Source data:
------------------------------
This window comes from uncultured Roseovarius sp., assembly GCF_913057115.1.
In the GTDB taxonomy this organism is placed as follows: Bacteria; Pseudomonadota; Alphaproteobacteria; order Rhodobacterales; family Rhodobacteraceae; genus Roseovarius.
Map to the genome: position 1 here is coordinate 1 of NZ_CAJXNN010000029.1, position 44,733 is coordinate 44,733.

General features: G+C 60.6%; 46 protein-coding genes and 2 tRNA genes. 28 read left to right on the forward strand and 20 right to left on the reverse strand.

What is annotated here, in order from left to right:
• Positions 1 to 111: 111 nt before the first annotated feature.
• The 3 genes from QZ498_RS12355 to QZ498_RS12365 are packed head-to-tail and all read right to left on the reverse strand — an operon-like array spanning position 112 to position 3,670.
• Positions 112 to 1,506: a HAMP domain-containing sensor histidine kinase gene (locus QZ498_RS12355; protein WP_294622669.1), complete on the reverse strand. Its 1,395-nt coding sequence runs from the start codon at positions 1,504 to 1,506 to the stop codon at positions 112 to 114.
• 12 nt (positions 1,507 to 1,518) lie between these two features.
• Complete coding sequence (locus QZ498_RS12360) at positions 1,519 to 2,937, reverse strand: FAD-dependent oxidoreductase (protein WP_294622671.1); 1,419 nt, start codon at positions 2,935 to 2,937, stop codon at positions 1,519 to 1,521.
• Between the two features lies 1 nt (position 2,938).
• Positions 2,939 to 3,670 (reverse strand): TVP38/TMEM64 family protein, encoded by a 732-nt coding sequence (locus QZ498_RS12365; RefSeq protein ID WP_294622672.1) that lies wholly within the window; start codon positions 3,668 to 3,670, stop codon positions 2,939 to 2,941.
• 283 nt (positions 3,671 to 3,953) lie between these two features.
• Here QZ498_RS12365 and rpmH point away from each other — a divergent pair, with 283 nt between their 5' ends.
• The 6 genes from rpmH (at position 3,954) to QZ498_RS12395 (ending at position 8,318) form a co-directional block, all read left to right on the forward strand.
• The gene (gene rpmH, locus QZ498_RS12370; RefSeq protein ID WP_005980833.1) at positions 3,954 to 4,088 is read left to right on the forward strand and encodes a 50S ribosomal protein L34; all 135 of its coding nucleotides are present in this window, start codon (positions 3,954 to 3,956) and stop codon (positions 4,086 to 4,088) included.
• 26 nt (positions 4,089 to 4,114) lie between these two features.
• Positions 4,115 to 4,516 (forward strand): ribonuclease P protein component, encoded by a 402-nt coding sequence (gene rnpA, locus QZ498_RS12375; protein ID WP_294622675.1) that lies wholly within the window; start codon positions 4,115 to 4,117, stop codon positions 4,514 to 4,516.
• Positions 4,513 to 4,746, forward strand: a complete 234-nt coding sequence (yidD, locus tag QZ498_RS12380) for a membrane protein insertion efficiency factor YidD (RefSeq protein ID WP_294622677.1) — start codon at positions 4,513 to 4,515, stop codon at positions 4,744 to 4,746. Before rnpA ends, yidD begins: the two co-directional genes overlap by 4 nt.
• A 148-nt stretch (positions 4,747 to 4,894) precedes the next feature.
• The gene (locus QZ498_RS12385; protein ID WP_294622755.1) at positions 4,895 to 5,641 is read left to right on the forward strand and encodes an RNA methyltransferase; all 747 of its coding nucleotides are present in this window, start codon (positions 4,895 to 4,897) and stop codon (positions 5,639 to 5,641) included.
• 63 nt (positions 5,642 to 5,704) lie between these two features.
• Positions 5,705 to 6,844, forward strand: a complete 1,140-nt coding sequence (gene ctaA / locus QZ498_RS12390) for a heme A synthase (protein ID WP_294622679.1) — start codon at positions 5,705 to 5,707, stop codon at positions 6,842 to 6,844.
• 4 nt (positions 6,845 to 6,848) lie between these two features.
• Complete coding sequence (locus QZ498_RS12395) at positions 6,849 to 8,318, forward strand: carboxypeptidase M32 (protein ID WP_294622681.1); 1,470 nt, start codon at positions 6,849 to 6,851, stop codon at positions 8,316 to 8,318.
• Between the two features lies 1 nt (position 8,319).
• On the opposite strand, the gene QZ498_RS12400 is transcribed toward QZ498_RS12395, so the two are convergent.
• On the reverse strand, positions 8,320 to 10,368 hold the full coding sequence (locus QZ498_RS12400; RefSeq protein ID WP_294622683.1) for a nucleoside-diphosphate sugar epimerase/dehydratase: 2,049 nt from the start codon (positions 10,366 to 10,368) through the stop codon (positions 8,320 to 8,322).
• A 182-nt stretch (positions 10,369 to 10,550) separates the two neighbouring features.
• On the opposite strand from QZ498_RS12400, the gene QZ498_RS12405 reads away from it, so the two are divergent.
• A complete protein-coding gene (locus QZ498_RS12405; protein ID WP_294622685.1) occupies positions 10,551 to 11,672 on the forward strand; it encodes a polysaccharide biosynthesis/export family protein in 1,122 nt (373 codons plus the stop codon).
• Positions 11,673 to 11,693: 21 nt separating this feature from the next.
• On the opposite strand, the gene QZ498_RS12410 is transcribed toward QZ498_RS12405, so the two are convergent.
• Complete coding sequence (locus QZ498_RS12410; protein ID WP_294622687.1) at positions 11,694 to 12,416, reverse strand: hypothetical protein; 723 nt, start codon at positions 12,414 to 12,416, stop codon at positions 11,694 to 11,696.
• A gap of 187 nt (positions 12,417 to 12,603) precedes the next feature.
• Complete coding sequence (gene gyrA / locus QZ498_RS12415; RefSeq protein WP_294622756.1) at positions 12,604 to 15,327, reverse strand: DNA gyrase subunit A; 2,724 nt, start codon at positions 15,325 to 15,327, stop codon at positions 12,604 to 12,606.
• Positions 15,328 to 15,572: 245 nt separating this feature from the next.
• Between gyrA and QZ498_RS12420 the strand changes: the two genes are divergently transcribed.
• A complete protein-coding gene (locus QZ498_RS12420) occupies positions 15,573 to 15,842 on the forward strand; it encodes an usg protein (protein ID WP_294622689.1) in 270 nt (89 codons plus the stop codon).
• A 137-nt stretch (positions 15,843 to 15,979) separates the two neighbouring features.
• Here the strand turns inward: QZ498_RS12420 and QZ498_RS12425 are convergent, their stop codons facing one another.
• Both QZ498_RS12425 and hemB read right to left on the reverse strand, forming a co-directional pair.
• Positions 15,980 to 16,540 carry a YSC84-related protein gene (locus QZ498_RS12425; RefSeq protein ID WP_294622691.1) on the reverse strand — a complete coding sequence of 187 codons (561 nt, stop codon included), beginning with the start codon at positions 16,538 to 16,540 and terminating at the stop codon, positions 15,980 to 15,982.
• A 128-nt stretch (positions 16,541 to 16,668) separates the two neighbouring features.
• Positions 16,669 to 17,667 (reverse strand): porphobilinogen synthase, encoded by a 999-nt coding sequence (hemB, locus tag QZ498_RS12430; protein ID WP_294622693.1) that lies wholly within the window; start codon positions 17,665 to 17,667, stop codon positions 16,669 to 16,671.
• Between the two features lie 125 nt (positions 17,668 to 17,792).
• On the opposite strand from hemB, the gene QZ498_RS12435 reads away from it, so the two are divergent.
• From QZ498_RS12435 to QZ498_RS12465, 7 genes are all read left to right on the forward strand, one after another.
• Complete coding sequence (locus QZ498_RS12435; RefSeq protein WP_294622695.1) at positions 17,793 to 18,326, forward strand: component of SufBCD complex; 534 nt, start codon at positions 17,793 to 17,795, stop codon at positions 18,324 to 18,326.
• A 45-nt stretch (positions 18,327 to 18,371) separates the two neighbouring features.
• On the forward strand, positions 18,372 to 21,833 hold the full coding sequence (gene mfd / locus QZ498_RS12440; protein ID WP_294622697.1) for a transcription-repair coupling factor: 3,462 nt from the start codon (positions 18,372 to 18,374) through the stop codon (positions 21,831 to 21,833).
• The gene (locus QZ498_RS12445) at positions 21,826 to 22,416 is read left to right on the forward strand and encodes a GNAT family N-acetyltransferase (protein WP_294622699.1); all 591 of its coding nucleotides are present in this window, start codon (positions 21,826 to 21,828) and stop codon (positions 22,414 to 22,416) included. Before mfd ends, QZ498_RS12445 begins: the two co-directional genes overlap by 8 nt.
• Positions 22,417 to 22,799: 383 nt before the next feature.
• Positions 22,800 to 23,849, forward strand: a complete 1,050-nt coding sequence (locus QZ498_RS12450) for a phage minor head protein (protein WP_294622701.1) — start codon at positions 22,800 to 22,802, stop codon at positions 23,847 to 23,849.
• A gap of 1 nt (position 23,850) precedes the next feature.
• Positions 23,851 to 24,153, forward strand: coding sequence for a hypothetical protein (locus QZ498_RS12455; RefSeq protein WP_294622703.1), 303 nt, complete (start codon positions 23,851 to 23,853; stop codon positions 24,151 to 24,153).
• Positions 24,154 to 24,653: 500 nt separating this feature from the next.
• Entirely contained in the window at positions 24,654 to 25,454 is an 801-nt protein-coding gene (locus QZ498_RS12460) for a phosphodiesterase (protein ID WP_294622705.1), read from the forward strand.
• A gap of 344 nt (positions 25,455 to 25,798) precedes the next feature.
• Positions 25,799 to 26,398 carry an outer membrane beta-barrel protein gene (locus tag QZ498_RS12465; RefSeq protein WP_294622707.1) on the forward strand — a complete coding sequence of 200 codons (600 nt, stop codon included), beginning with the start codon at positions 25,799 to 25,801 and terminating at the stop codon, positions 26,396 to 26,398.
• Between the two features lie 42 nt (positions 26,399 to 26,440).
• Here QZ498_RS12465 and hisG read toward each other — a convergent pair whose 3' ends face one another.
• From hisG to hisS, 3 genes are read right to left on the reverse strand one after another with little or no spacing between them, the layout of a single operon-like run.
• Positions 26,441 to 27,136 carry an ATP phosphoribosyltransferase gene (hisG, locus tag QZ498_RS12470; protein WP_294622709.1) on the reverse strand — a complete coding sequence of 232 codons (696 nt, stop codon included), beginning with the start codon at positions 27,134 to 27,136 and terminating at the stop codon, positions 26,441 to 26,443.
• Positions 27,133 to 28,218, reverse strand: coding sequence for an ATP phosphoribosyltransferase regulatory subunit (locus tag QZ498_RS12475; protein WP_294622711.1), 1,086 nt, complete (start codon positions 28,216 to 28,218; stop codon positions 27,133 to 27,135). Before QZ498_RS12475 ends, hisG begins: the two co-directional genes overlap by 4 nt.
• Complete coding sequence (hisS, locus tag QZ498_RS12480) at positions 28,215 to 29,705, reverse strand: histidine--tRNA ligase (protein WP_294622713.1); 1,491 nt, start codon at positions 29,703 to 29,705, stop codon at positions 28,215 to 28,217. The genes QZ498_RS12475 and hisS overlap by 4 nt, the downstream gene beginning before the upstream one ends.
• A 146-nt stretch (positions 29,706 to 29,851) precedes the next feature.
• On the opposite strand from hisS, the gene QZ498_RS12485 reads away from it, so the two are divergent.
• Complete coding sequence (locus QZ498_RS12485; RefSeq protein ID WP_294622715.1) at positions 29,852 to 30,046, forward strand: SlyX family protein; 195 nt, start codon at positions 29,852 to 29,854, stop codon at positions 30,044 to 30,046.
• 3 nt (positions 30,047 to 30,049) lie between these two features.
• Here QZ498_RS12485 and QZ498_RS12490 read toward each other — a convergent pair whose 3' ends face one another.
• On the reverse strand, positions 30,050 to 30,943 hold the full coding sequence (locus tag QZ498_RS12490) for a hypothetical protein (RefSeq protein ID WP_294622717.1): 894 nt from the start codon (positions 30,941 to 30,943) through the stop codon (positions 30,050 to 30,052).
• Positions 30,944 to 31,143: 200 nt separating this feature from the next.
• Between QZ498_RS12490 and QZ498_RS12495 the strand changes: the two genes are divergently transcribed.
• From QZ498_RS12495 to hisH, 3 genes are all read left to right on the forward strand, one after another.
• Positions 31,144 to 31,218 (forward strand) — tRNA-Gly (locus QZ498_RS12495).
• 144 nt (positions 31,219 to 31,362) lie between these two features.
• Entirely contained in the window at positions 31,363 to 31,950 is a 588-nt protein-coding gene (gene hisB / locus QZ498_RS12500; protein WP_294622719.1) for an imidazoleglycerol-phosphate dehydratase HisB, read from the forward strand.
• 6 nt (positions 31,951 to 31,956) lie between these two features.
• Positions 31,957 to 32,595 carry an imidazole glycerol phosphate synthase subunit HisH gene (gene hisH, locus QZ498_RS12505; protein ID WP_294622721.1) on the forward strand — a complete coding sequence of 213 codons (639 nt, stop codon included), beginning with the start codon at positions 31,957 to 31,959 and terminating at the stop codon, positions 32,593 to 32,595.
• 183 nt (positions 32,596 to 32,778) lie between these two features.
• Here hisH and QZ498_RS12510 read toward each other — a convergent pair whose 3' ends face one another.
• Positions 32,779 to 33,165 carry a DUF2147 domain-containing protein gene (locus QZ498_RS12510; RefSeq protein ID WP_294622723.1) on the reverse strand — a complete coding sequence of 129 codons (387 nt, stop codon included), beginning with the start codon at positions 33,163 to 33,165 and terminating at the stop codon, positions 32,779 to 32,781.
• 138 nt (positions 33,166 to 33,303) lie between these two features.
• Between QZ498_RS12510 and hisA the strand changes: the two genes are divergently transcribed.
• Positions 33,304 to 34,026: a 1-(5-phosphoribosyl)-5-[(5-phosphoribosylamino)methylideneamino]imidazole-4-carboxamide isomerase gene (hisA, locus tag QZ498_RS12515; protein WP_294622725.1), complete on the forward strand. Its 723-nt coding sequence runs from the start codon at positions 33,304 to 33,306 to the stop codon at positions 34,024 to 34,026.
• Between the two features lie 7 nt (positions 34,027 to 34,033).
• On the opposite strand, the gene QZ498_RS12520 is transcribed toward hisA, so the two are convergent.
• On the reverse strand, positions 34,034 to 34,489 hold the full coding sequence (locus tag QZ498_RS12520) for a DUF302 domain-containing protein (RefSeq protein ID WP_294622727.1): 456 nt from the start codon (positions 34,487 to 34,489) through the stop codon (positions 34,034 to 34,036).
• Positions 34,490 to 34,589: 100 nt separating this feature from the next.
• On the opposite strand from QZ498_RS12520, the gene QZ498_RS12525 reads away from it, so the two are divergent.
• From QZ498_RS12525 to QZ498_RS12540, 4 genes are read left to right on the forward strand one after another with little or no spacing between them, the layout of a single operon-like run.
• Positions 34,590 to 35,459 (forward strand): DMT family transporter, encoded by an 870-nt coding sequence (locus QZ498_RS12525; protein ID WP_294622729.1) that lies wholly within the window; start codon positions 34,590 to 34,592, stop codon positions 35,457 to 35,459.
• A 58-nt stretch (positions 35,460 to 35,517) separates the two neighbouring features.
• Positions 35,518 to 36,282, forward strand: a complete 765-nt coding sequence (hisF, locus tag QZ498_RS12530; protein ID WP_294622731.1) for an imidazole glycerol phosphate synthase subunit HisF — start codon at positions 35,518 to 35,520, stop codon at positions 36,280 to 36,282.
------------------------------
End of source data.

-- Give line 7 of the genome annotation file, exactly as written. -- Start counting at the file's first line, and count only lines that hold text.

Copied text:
• The 3 genes from QZ498_RS12355 to QZ498_RS12365 are packed head-to-tail and all read right to left on the reverse strand — an operon-like array spanning position 112 to position 3,670.